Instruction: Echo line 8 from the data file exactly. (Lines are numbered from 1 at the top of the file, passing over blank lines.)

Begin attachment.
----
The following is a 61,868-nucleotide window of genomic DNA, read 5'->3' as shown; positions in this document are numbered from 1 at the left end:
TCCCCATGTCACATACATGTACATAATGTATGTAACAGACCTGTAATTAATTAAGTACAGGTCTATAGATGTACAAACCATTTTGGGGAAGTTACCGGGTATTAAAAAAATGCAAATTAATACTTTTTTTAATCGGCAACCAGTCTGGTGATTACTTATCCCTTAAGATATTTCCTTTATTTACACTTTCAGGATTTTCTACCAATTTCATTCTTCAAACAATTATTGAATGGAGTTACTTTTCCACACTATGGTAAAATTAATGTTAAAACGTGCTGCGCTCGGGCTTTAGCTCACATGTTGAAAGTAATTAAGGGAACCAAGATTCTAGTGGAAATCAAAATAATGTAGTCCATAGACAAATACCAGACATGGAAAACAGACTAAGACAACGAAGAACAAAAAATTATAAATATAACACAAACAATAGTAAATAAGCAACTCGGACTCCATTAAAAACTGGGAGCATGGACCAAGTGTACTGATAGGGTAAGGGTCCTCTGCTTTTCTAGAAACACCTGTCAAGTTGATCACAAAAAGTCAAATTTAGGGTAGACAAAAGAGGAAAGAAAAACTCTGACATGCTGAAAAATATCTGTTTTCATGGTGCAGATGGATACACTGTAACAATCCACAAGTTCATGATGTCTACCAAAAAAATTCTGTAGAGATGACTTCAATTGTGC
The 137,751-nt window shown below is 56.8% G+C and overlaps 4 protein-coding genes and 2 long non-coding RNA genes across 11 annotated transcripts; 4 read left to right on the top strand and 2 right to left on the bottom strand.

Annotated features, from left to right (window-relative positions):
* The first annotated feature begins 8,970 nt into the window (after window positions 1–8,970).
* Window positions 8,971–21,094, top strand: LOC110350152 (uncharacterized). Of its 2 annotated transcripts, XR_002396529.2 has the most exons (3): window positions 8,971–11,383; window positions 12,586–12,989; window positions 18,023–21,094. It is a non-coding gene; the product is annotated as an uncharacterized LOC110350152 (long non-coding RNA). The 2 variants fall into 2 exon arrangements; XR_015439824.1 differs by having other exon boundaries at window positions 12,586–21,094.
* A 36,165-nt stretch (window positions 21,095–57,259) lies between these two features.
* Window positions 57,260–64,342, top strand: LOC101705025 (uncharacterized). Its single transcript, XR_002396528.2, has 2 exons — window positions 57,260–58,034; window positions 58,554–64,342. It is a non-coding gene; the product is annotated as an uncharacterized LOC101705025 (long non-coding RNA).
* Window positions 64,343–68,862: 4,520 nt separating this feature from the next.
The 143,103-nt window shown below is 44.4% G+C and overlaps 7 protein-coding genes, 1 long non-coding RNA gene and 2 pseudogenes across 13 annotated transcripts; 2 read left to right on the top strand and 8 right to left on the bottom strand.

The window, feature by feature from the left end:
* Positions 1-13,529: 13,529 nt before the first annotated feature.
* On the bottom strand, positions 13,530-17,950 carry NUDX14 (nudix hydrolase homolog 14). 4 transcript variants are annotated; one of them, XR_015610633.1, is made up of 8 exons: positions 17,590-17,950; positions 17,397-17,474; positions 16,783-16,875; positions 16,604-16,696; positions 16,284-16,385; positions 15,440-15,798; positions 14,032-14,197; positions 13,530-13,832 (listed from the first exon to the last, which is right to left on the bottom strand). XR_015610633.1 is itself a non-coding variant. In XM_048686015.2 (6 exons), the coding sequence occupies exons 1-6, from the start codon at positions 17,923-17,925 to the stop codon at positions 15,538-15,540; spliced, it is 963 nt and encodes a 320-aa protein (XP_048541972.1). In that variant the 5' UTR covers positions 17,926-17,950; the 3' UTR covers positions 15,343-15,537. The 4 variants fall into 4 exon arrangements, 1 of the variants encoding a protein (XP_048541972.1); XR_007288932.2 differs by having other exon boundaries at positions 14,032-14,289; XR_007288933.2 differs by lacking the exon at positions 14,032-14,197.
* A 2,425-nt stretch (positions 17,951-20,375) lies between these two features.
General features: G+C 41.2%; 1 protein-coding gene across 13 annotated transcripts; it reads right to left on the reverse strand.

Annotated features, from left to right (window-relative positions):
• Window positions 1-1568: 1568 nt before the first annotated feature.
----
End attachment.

* Window positions 57,260–64,342, top strand: LOC101705025 (uncharacterized). Its single transcript, XR_002396528.2, has 2 exons — window positions 57,260–58,034; window positions 58,554–64,342. It is a non-coding gene; the product is annotated as an uncharacterized LOC101705025 (long non-coding RNA).